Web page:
There are a couple of quotes I think of often. I don’t know their source but they have been with me for a long time. The first, “We are all temporarily able,” tells us our fall into disability is only a moment, a day, a year away. I’m appreciating my abilities while I have them and would hope I can learn to live with disabilities with grace when they come to my doorstep.
The second quote most runners have heard or have said: “The day will come when I can not run. Today is not that day.” Today was not that day for me. Hope- fully, it will not be the first day of the New Year when I plan to join running friends in the brisk January air.
A Happy New Year to you and may you greet your third age with gusto and good health.
I’m the only runner out with the sunrise. My fellow humans at this dawn are fitness walkers, a few accompanied by dogs. Otherwise, tropical sounds of early morning bird calls and the brush moving with the trade winds are my company.
I’ve planned the morning run to take me to a dead-end street with a view of the coastline a few minutes before the appointed sunrise hour of 7:11 a.m. This day has the southernmost sunrise and sunset. It is also a day with the longest night, and shortest amount of daylight.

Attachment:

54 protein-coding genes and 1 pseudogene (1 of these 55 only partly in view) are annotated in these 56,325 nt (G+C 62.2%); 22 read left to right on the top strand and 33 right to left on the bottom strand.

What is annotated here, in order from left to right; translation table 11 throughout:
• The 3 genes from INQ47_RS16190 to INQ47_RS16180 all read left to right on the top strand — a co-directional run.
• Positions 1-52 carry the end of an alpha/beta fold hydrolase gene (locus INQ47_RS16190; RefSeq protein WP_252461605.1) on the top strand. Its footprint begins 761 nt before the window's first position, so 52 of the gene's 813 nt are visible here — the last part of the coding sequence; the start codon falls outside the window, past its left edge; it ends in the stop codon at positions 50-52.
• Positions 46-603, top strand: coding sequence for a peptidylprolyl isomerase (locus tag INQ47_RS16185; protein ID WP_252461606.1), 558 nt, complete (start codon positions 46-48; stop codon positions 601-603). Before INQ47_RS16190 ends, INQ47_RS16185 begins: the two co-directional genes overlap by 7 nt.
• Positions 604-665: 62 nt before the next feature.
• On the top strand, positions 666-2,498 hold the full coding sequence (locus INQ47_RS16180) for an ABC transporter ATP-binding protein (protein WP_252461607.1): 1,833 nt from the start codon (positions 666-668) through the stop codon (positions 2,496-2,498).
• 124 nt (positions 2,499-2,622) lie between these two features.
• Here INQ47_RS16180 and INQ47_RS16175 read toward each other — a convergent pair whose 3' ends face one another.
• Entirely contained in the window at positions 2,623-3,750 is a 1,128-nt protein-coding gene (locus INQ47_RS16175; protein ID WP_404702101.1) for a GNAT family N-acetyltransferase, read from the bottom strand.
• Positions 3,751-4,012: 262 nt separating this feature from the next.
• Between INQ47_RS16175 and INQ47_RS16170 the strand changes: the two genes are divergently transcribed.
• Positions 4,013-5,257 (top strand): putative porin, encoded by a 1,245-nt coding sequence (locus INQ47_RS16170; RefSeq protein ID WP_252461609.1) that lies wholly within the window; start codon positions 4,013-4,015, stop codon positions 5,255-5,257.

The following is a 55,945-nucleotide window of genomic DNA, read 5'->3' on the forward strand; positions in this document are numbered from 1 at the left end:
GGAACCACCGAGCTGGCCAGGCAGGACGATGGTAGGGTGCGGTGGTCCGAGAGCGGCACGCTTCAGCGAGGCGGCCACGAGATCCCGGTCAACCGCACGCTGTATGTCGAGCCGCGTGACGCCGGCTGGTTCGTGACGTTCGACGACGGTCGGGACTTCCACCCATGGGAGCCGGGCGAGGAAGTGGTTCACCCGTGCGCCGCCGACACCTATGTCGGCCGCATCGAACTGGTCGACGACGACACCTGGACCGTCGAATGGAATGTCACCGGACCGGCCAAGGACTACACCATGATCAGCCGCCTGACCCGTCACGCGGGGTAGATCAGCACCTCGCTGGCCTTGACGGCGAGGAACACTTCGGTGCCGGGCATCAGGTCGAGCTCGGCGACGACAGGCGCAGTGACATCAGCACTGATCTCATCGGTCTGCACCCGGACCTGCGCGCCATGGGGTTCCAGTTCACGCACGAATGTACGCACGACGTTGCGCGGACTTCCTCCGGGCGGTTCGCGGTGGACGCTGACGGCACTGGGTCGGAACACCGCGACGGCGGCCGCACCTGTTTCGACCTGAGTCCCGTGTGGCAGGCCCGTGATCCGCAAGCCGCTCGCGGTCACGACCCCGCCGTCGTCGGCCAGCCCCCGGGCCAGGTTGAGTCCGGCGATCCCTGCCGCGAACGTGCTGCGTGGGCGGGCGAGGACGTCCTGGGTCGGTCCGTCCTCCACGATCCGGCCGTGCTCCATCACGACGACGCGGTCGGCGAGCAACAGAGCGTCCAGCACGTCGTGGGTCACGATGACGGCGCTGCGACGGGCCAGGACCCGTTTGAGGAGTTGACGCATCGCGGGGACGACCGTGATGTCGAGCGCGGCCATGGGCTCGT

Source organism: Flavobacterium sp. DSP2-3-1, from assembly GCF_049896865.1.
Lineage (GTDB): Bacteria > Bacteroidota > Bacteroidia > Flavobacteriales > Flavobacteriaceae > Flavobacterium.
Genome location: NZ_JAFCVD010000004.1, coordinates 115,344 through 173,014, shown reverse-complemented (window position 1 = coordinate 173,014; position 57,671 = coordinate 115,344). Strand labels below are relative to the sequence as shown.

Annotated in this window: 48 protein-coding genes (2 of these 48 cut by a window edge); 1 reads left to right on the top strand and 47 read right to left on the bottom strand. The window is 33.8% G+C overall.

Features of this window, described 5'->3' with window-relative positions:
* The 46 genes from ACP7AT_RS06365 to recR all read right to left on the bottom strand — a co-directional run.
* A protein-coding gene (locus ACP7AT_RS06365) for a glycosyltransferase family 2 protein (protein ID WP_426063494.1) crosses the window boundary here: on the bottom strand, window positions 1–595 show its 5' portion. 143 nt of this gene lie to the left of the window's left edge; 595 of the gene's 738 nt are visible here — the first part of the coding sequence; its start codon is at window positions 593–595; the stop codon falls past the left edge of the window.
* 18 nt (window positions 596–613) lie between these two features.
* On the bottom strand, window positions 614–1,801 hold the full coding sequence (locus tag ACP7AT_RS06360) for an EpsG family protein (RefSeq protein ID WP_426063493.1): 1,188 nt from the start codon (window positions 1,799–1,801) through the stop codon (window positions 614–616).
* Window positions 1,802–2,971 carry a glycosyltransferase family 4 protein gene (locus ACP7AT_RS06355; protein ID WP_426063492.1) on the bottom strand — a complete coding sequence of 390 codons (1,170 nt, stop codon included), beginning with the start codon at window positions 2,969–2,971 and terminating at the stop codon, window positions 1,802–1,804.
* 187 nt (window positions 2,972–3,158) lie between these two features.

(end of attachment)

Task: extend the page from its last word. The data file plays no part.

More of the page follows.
If you live in the Hawaiian Islands or have visited during the month of December, you’ve experienced daylight hours that are somewhat longer than those where most of us bundle up like a well-dressed Frosty the Snowman. In June, there is just over 13 hours of daylight. In December, just over 11 hours of daylight. The difference in hours of daylight throughout the year is not as extreme as in the Northeast U.S. where we can be in the late shade of twilight nearing 9:00 in the evening.
Hawaii does not observe Daily Savings Time. Why bother, with such a small fluctuation in daylight hours? All of this to say, that it has an odd feel to be in a place where there is more winter daylight than I usually experience. That doesn’t stop anyone on this island from joining in the always adapting ancient winter solstice rituals burning candles and stringing lights to celebrate the season.